Graham Cummins. “You are more or less self-employed in England.”

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Graham Cummins began his League of Ireland career with Cobh Ramblers in 2006. He scored 17 goals in 77 games for the Rams. Stephen Henderson, who was the manager of Waterford United at the time, brought him to the RSC in 2009 and although he was signed as a central defender Henderson decided to move him into a striker’s role and he netted 17 goals in 28 appearances.

The following season his signed for his native Cork City and during his two seasons at Turners Cross he bagged 42 goals during his 62 games for the Leesiders.
Preston North End came calling and from 2012 to 2014 he found the net four times during his 34 games for Preston. He was loaned out to Rochdale where he played 27 games. In season 2014-2015 he signed for Exeter City and played 34 matches for them scoring four goals. He moved to Scotland and signed for St Johnstone and during seasons 2015-2017 he lined out for them on 77 occasions and despite playing in defence for a lot of those games he scored 14 goals.

Waterford FC’s Graham Cummins getting the better of Bray Wanderers Gary Shaw during the pre-season friendly at the RSC.

Waterford FC’s Graham Cummins getting the better of Bray Wanderers Gary Shaw during the pre-season friendly at the RSC.

He returned to Cork City following his stay in Scotland and played 52 games for City, scoring 18 goals in seasons 2017-2019. During the second half of 2019 he went on loan to Shamrock Rovers and netted three goals during his eight games for the Hoops. A few weeks ago he came back to the RSC and the 32 year-old spoke candidly about his career and his decision to become a Blue once again. “I am thrilled to be back here once again. I was never going to stay in Dublin because it was not feasible for me and my family. Just before the end of last season I sent a text to Alan Reynolds and told him I would love to come back and sign if he thought I could do a job for the club. The League of Ireland is small when it comes to the number of players who play in it and lots of them told me it was a great club with a very good atmosphere within the group of players who sign for them. I started off with Cobh Ramblers as a centre -back and when ‘Hendo’ (Stephen Henderson) brought me to Waterford he played me in that role but after a little while he moved me up front.

It wasn’t my decision, but it worked out fine. During my discussions with ‘Rennie’(Alan Reynolds) I informed him that centre-back is probably my best position but having said that I am not ruling out the possibility of playing up front again if necessary. I was not enjoying my football for the past few months but already I have got my desire once again since I have come back here. It’s great here. I have enjoyed the training and the pre-season games and like all of the lads I am buzzing ahead of the opening game against St Patrick’s Athletic.”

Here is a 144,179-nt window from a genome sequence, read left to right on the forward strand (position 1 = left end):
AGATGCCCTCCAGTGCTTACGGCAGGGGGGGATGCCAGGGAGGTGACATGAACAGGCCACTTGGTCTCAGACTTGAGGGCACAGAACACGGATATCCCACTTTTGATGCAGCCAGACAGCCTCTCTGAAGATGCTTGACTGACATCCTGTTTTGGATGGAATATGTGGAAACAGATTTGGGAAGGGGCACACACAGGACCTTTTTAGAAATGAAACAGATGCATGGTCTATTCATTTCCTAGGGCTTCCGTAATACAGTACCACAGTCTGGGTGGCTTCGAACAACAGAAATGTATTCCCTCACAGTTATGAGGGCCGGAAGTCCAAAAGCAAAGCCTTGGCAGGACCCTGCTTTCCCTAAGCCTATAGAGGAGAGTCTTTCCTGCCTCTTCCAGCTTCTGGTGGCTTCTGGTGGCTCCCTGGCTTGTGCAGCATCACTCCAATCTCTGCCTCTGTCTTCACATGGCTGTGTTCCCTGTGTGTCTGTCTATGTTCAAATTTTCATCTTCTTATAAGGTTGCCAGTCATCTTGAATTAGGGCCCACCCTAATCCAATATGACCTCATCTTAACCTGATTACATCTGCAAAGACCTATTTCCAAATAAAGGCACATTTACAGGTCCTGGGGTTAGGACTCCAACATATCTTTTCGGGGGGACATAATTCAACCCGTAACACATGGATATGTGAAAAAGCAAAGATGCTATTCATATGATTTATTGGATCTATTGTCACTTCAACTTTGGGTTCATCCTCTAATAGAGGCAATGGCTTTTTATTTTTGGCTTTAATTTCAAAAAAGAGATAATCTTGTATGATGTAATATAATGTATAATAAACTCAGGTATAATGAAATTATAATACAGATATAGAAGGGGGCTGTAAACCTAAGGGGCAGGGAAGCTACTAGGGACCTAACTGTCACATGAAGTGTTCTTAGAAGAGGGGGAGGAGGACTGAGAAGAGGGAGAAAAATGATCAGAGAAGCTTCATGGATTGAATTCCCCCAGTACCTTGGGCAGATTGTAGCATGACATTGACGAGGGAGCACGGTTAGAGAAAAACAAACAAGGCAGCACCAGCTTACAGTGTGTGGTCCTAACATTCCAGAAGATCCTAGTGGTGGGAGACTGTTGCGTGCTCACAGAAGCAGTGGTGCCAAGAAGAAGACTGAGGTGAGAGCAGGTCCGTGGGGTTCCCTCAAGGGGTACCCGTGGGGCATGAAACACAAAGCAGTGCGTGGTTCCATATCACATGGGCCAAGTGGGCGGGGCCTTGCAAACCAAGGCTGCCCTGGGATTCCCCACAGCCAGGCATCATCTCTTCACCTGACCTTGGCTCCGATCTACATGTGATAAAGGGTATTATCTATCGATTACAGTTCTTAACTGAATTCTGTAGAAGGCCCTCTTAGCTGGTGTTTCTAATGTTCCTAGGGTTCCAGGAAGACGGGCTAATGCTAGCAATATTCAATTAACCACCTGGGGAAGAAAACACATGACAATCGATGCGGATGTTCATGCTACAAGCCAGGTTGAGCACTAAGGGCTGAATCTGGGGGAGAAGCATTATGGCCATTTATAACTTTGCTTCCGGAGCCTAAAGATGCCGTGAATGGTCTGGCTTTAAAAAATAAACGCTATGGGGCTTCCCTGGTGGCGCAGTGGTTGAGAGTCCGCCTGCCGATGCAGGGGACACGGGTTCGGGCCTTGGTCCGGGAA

Life in Britain
When Graham moved to Preston North End in 2012 he did not know what to expect as he outlined last week at the RSC following a training session. “I would describe my career across the channel as decent rather than extraordinary to be honest with you. I did not play as often as I would have liked but nevertheless I made a decent living over there. I was old enough at the time (24) but I was naive because I was moving from a part-time game to a full-time game and that is a huge step in professional football. In England I discovered that you or more or less self-employed. The players at the clubs regard you as their opposition on the training ground because they think you are there to take their place. In many ways they are your competitors.

Thankfully I had my wife with me and when I moved to Scotland where I enjoyed it very much because the players and the people were friendly and welcoming.
“We got on very well in Scotland. Everything in the garden is not rosy for players going over to Britain and young players do find it tough. There are players of course who are gifted and they get on fine which is great but others like me at the time did and can find it tough”.
Graham is looking forward to next Friday’s match against St Pat’s in Inchicore. “It’s always important to get off to a good start. The same goes for clubs like Dundalk, Shamrock Rovers, Finn Harps and all of the teams in the league. Stephen O’Donnell has brought in a lot of top class players to add to the ones he had last season. I was very impressed by them when I played with Shamrock Rovers against them at the tail end of last season. That said we have an honest group of players at this club and although very few will give us a chance we will give it everything we have got. We have a young squad and already they are calling me granddad which is funny because I am only 32 years old.

I suppose younger people would not remember the Irish international Gary Doherty. He played for a lot of clubs and of course for the national team both as a centre-forward and centre-back. It did not matter to him where he played and that is how I feel now. As long as I am in the team and doing the best for my teammates and my manager that is all that matters” concluded the affable Cummins.

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